Cause of Action Testifies Before Congress On Questionable White House Detail Program

WASHINGTON – Cause of Action Executive Director Dan Epstein testified before Congress today about CoA’s recent investigation into whether the White House may have illegally accessed confidential taxpayer information.

During a hearing held by the House Judiciary Subcommittee on Regulatory Reform, Commercial and Antitrust Law, Epstein discussed Cause of Action’s finding that attorneys in the Justice Department’s Tax Division are being detailed to the White House to review the background files of potential presidential nominees.

As Epstein stated, the program raises ethical and legal questions because of these attorneys’ access to confidential taxpayer returns and return information.

“Cause of Action is concerned that this program may be a manner by which the President can be armed with information that may benefit him politically,” Epstein said.

Through a handful of Freedom of Information Act (“FOIA”) requests, Cause of Action found that the detailing of Tax Division attorneys to the White House has been unique to the current Administration. Since 2009, these attorneys, many involved in controversial matters involving confidential tax records, have served the President as “clearance counsel” – that is, vetting the President’s nominees by examining their tax records.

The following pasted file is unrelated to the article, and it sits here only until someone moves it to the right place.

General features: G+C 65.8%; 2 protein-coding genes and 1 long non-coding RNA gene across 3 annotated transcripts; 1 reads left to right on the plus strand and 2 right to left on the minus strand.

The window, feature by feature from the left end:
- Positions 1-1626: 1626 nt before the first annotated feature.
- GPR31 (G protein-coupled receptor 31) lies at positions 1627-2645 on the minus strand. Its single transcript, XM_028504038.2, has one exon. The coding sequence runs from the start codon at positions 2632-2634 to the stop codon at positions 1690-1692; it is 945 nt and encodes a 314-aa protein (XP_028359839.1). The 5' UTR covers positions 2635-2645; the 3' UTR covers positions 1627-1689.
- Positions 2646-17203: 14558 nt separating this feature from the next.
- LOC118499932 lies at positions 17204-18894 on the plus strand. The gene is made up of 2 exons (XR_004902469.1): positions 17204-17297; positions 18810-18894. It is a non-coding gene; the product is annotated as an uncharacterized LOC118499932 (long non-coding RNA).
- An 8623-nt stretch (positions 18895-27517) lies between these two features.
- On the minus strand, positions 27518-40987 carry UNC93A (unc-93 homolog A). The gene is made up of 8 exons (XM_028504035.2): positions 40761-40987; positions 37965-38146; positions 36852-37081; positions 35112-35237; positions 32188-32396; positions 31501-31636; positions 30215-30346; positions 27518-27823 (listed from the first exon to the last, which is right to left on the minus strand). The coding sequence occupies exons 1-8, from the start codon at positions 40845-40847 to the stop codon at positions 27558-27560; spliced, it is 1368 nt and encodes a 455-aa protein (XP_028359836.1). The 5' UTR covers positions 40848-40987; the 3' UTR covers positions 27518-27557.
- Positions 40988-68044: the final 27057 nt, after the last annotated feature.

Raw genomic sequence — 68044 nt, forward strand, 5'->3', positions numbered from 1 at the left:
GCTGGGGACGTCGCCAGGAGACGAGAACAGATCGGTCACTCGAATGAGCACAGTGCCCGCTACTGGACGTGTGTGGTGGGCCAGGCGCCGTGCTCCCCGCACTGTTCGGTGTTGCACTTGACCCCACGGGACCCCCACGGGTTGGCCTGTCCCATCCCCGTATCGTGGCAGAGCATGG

During its examination of these White House details, CoA found no evidence of policies, procedures, rules and/or guidelines that exist to ensure that detailed attorneys are appropriately screened to prevent confidential taxpayer returns and/or return information from being unlawfully accessed or disclosed. This means Americans’ most private information may be inappropriately disclosed to the White House.

Epstein noted two DOJ Tax Division attorneys in particular, Andrew Strelka and Norah Bringer. Prior to being assigned to White House detail, both served as trial attorneys involved in litigation concerning the IRS’s targeting of political groups.

It is known that Ms. Bringer accessed confidential taxpayer return information, and it is reasonable to assume that Mr. Strelka did the same.

“The American people deserve answers as to whether their most private information may have been shared with the White House for political gain,” Epstein told the committee.

In light of this concern, Cause of Action requested on April 15, 2015 that the DOJ Inspector General investigate the Tax Division’s practice of detailing attorneys to the White House. To date, the Inspector General has not responded to our request.